The Department of Defense released the National Defense Science and Technology Strategy, or NDSTS, today. Guided by the National Defense Strategy, the NDSTS articulates the science and technology priorities, goals, and investments of the Department and makes recommendations on the future of the defense research and engineering enterprise.


“To achieve the objectives of the NDS we must leverage critical emerging technologies,” said Heidi Shyu, DoD Chief Technology Officer. “This Strategy helps us make carefully crafted decisions that bolster our comparative advantages rather than engaging in wasteful technology races. We will emphasize developing asymmetric capabilities that will help ensure our national security over the long term.”


The Strategy will execute along three lines of effort:


  • Focus on the Joint Mission by investing in information systems and establishing processes for rigorous, threat informed analysis that will better enable the Department to make informed choices in its science and technology investments.
  • Create and field capabilities at speed and scale by fostering a more vibrant defense innovation ecosystem, accelerating the transition of new technology into the field, and communicating effectively inside and outside the Department.
  • Ensure the foundations for research and development by continuing and expanding upon our efforts to recruit, retain, and cultivate talent; revitalizing our physical infrastructure; upgrading our digital infrastructure; and nurturing stronger collaboration across all stakeholders.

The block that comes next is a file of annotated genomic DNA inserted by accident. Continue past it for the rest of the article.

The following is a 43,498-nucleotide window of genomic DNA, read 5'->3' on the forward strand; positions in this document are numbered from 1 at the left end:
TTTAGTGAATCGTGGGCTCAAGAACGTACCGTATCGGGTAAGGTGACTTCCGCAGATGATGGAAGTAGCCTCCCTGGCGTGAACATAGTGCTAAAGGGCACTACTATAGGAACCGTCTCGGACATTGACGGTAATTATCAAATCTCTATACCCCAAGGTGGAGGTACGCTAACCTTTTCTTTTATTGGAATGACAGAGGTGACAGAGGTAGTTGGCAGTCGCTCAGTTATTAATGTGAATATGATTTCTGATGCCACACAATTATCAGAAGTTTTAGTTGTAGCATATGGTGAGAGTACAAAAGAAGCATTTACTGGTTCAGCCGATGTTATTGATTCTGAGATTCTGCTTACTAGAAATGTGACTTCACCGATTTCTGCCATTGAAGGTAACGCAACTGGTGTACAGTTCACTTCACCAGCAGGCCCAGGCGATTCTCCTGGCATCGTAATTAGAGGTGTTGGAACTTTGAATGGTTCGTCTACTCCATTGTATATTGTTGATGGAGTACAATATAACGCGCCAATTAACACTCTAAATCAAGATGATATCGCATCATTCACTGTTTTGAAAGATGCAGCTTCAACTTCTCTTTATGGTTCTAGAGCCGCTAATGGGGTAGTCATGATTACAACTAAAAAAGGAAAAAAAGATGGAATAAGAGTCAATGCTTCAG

The NDSTS will continue to emphasize the 14 Critical Technology Areas detailed in the DoD CTO’s Strategic Vision. Also, international allies and industry partners are integral to the Department’s research and development efforts, and the Strategy seeks to expand opportunities to co-research and co-develop with them. The Department will continue to leverage the broad innovation ecosystem across academia, Federally-funded research and development centers (FFRDCs), university affiliated research centers (UARCs), DoD laboratories, national laboratories, non-profit entities, commercial industry, and other Government departments and agencies.  The unclassified version of the Strategy can be accessed here.


About the DoD Chief Technology Officer (DoD CTO)


The Under Secretary of Defense for Research and Engineering (USD(R&E) is the Chief Technology Officer of the Department of Defense. The DoD CTO champions research, science, technology, engineering, and innovation to maintain the United States military’s technological advantage. Learn more at, follow us on Twitter @DoDCTO, or visit us on LinkedIn at

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